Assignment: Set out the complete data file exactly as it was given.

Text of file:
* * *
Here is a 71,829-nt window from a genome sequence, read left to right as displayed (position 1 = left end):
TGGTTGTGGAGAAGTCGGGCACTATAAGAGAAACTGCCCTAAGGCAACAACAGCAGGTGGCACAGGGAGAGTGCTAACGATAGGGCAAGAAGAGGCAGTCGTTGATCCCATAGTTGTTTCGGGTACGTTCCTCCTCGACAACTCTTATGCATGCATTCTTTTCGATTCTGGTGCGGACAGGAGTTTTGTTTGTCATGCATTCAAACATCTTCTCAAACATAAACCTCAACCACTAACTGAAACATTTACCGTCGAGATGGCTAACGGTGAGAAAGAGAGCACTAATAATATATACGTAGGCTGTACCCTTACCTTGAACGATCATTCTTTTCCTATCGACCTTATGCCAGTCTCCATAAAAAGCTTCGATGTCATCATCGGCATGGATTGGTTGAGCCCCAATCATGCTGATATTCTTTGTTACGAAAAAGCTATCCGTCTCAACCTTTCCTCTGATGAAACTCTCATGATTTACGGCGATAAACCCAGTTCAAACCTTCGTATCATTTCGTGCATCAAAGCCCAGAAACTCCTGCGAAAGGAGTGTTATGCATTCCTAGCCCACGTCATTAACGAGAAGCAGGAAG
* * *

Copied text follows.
Here is a 71,829-nt window from a genome sequence, read left to right as displayed (position 1 = left end):
TGGTTGTGGAGAAGTCGGGCACTATAAGAGAAACTGCCCTAAGGCAACAACAGCAGGTGGCACAGGGAGAGTGCTAACGATAGGGCAAGAAGAGGCAGTCGTTGATCCCATAGTTGTTTCGGGTACGTTCCTCCTCGACAACTCTTATGCATGCATTCTTTTCGATTCTGGTGCGGACAGGAGTTTTGTTTGTCATGCATTCAAACATCTTCTCAAACATAAACCTCAACCACTAACTGAAACATTTACCGTCGAGATGGCTAACGGTGAGAAAGAGAGCACTAATAATATATACGTAGGCTGTACCCTTACCTTGAACGATCATTCTTTTCCTATCGACCTTATGCCAGTCTCCATAAAAAGCTTCGATGTCATCATCGGCATGGATTGGTTGAGCCCCAATCATGCTGATATTCTTTGTTACGAAAAAGCTATCCGTCTCAACCTTTCCTCTGATGAAACTCTCATGATTTACGGCGATAAACCCAGTTCAAACCTTCGTATCATTTCGTGCATCAAAGCCCAGAAACTCCTGCGAAAGGAGTGTTATGCATTCCTAGCCCACGTCATTAACGAGAAGCAGGAAG